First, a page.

The Clarisonic is often touted as one of the greatest innovations in skincare. But the idea of using a brush to cleanse skin is nothing new. Bailey was already selling one of such brushes at the end of the nineteenth century.
Simply called Bailey’s Rubber Complexion Brush, the flexible device had soft and flat ended cylindrical teeth that were supposed to be gentle on the skin, giving a radiant glow without irritating it. An advertisement that appeared in the October 1890 edition of The Chemist and Druggist Supplement described it thus:
“Used with a little soap in the daily ablutions, the gentle friction of this brush makes the skin beautifully soft and smooth, effectually eradicating all blemishes, blotches, wrinkles, coarse linens, &c, and entirely superseding the poisonous cosmetics and face-washes now in use. It is simply invaluable for bathing the delicate skin of infants and children.”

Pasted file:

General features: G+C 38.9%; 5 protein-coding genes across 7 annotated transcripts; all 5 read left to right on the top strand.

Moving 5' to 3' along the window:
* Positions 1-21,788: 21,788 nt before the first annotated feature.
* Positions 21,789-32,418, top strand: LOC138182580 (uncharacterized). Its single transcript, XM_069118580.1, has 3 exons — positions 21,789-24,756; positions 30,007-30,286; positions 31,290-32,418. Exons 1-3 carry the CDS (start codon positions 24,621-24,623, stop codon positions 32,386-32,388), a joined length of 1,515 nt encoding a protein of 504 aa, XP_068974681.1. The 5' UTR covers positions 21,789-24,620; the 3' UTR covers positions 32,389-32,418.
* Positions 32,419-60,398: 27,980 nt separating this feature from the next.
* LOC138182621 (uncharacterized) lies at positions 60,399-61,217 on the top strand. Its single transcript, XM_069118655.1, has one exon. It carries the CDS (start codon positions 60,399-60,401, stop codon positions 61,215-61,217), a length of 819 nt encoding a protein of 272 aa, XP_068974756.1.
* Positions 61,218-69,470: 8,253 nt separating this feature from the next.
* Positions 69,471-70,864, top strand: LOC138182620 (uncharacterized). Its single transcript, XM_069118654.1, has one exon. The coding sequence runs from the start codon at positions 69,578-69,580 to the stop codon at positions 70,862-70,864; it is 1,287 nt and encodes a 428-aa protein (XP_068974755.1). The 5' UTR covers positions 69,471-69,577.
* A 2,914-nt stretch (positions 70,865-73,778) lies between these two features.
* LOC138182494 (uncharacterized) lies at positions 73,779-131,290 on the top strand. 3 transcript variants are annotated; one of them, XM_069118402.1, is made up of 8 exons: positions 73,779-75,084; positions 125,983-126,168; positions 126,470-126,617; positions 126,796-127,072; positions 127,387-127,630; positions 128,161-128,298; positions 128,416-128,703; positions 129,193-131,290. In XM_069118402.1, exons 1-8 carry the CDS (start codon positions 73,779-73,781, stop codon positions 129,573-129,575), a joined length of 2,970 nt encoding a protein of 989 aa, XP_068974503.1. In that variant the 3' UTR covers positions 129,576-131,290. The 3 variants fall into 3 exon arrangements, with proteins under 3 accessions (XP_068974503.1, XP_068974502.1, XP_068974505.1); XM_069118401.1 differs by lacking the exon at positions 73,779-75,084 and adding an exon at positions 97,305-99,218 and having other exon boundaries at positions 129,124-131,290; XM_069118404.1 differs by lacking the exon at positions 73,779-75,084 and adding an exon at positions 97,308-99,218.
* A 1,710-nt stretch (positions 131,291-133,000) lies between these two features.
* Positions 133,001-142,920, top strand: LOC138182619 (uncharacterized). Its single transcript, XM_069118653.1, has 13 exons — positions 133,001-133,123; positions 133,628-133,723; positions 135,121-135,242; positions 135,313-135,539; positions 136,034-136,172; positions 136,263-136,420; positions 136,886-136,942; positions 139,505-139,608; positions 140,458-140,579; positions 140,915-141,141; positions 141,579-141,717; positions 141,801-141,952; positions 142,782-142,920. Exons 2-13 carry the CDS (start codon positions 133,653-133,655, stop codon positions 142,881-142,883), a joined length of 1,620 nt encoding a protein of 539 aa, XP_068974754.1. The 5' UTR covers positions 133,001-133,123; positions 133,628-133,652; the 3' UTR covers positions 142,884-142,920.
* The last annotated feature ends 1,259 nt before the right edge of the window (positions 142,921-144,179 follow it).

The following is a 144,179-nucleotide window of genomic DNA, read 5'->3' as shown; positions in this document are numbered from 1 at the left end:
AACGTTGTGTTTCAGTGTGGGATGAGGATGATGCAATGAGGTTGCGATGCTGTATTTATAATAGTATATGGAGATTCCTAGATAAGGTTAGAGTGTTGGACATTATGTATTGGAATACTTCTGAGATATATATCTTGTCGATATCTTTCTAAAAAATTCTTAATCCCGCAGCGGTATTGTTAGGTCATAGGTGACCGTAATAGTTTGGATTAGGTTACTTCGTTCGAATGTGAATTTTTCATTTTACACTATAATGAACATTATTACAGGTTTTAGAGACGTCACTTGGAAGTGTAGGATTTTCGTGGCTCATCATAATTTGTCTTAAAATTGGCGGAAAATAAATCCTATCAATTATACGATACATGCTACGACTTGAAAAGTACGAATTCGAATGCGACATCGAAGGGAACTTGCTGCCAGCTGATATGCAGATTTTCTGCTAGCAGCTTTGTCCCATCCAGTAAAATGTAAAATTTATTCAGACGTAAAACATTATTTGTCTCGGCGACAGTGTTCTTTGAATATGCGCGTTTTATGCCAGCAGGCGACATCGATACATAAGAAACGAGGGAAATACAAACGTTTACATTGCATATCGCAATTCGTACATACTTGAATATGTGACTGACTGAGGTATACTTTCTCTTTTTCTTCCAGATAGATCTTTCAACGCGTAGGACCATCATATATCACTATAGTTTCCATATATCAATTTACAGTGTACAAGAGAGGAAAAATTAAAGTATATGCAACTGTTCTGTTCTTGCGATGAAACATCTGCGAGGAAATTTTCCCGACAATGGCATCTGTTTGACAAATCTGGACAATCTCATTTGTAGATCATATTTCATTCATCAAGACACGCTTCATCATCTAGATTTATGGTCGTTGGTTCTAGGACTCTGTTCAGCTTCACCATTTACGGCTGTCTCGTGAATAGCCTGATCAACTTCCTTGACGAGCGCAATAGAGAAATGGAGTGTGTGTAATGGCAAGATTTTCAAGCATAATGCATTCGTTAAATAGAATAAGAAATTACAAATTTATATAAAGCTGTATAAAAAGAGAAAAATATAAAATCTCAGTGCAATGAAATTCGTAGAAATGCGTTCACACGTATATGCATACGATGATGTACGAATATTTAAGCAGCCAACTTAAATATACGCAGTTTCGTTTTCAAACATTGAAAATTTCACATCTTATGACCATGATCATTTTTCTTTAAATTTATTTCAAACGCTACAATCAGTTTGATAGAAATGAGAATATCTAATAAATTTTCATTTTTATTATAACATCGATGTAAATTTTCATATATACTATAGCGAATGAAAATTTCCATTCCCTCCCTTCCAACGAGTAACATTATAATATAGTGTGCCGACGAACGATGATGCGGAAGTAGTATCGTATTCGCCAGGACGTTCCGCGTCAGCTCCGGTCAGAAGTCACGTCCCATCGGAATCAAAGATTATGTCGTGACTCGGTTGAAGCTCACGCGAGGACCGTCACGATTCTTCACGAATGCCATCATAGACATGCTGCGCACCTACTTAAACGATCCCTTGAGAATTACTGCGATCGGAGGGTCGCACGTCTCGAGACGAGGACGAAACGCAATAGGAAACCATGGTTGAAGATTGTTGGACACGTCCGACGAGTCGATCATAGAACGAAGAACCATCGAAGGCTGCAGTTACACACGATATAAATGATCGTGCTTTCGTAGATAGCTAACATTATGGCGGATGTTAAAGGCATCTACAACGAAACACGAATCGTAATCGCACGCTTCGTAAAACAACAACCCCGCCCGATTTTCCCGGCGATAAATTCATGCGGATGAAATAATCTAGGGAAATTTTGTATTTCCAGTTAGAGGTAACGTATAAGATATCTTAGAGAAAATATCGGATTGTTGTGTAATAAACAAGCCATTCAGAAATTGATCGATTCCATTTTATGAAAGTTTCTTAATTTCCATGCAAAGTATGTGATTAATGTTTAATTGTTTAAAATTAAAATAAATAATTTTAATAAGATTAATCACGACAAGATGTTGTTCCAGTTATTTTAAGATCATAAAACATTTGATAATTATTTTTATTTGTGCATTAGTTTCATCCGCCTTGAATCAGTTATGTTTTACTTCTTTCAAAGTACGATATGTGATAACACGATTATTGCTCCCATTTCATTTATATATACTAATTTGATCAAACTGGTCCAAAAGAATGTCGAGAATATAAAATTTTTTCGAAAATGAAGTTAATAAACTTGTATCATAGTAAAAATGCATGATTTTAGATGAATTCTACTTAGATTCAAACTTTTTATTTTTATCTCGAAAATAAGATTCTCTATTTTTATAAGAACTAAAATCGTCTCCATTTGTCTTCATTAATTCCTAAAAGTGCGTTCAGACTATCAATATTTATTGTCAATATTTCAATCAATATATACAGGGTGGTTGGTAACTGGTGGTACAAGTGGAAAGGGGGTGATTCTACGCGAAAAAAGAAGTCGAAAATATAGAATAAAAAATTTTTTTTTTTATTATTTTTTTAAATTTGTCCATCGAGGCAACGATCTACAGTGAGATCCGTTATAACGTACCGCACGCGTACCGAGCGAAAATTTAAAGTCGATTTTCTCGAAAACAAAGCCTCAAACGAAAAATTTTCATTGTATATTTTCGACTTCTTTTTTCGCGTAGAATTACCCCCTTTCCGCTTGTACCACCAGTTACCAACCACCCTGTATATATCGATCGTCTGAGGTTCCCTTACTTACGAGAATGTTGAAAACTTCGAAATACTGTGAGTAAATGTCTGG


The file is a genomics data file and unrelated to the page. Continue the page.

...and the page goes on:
Of course the company also sold the soap, which retailed at $0.10, while the Rubber Complexion Brush would have set you back $0.50. The company also sold a wide range of brushes, which included toothbrushes and the Bailey’s Rubber Bath & Flesh Brush, which promised, by opening up the pores, to throw off “the waste which the body sends up to the surface” and improve circulation.
Bailey also claimed their brushes were more sanitary than “bristle brush sponges or wash-clothes that absorb and retain the filth from the bath and become sour.” Their brushes, they promised, were always clean and could be used by the whole family.
Would you have used them?
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